ALMOST all Canada’s oil and gas is landlocked, so getting it to market requires pipelines—lots of them. But building them requires skills more suited to circus artists than engineers. They must walk the financial high wire, jump through ever-changing regulatory hoops and juggle conflicting demands from environmental groups and numerous governments. The list of failures is long. It includes Northern Gateway, meant to bring Alberta crude to a port in northwestern British Columbia; Energy East, which would have linked Alberta to the Atlantic coast; Pacific Northwest, to bring gas to the west coast; and the legendary Mackenzie Valley gas pipeline, first proposed in 1974 and dropped in 2017 by its last, exhausted promoter.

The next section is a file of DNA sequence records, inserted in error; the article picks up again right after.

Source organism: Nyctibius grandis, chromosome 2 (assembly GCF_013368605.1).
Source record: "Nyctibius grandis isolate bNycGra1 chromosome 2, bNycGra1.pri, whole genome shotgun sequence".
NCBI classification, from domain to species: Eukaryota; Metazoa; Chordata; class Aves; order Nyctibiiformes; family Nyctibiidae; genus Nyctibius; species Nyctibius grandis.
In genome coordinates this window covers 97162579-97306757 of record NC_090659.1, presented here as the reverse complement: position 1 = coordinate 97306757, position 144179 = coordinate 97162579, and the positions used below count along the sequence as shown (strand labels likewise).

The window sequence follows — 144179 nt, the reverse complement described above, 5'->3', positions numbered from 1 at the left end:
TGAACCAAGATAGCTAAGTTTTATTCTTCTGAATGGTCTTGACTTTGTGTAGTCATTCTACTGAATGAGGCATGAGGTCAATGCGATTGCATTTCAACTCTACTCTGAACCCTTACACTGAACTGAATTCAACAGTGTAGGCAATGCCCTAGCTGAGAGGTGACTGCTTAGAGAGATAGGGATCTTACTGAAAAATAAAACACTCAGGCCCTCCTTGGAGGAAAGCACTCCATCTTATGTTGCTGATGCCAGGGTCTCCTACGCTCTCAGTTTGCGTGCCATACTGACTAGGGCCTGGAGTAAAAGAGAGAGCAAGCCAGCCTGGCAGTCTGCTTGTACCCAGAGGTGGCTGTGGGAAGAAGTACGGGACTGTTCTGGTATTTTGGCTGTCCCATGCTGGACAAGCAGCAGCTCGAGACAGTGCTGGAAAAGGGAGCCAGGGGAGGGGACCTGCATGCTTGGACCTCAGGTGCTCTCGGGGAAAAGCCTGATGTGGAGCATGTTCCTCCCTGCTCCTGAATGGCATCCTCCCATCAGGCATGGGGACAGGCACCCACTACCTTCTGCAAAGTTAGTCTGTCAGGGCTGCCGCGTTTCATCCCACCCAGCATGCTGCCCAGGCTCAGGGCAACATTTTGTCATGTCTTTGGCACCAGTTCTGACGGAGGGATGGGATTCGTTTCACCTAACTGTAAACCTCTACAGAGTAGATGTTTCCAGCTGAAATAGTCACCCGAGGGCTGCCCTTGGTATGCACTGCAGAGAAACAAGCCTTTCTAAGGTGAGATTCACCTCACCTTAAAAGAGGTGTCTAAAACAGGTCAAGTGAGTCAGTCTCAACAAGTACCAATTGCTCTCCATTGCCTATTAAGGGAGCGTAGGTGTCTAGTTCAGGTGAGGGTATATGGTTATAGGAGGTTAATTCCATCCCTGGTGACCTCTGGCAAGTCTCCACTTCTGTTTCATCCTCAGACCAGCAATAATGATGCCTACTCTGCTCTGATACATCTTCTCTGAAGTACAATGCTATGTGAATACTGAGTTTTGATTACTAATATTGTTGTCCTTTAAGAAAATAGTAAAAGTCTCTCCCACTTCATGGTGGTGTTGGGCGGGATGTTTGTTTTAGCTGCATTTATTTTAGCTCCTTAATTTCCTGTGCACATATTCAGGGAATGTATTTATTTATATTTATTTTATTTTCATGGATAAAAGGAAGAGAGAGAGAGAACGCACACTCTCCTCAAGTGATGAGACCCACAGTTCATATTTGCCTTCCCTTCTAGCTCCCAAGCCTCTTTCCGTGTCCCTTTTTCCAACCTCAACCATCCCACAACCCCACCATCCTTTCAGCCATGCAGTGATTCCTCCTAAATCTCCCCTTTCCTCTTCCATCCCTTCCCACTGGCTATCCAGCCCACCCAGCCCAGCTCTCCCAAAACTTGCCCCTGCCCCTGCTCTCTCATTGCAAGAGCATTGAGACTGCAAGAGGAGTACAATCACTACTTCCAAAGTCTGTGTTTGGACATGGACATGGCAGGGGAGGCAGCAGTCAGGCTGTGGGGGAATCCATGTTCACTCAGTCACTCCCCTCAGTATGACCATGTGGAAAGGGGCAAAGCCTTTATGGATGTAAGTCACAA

Another flop is likely following the announcement this week by Kinder Morgan, one of North America’s biggest pipeline firms, that it would freeze spending on the Trans Mountain Expansion, a C$7.4bn ($5.9bn) plan to triple the capacity of an existing pipeline carrying fuel from Alberta to…Continue reading